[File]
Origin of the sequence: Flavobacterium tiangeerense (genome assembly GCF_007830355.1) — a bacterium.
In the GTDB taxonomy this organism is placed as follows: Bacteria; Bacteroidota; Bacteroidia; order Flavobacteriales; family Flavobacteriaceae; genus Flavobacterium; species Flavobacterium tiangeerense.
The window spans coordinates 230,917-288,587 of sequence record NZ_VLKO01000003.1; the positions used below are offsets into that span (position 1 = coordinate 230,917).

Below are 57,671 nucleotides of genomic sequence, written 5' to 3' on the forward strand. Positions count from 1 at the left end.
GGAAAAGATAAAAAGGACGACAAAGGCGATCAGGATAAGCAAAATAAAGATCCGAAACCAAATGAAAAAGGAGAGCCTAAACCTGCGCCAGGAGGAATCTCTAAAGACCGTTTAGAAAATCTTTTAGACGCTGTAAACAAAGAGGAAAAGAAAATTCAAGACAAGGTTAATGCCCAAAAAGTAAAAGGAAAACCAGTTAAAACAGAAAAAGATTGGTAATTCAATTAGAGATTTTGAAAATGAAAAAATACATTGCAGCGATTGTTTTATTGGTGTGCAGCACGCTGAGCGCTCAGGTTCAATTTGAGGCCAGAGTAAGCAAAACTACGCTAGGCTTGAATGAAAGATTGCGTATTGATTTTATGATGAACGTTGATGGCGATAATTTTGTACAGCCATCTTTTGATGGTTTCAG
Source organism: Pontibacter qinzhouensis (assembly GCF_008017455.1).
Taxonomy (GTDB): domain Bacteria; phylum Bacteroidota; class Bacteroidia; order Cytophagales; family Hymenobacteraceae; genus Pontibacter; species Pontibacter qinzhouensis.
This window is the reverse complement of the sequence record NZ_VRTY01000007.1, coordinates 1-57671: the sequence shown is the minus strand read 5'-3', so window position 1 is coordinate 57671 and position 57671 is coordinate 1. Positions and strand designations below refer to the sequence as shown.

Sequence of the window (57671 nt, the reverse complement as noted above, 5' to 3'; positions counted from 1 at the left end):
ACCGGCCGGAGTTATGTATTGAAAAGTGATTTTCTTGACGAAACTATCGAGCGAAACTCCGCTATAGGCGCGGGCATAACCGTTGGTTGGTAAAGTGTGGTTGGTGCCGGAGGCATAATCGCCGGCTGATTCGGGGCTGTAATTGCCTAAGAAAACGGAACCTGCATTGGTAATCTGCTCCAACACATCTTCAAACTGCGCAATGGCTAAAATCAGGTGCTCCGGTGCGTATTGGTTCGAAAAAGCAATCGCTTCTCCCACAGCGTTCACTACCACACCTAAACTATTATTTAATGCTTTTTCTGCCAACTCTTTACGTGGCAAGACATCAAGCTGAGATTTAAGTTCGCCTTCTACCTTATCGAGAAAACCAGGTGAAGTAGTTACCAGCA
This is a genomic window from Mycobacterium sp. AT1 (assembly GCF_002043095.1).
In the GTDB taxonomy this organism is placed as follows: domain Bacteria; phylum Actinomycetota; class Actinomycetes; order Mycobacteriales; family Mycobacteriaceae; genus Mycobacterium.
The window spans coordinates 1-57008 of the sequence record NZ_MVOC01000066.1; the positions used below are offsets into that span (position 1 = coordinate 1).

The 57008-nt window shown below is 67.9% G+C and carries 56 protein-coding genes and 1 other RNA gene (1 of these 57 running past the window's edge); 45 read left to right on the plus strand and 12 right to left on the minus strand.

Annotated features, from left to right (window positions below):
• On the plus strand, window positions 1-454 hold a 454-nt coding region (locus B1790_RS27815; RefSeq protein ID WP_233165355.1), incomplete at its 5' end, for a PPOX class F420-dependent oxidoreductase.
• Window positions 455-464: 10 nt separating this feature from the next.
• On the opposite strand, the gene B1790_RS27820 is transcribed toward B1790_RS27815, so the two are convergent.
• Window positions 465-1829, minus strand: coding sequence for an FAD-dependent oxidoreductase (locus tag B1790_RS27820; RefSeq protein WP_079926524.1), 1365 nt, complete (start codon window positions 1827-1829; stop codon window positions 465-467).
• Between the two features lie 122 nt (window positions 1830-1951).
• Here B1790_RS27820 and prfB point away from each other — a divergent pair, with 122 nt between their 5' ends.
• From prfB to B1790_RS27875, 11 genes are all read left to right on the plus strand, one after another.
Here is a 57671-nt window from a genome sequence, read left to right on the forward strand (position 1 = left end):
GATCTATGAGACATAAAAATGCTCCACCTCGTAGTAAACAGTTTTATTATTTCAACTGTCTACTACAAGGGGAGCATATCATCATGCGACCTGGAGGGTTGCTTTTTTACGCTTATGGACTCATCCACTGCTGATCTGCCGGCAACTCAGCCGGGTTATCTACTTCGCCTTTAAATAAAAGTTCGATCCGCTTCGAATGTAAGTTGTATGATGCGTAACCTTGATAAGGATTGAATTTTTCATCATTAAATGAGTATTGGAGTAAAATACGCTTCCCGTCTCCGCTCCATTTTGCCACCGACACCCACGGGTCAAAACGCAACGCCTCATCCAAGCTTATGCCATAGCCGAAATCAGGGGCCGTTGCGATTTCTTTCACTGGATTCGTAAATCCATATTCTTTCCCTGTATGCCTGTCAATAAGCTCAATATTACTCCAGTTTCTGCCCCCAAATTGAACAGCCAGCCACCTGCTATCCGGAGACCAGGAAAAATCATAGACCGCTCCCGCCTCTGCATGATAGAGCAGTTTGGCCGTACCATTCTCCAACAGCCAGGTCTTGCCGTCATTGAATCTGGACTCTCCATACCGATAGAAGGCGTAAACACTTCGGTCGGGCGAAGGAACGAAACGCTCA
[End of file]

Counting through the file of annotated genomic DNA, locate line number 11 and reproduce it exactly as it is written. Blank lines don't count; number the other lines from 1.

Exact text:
This is a genomic window from Mycobacterium sp. AT1 (assembly GCF_002043095.1).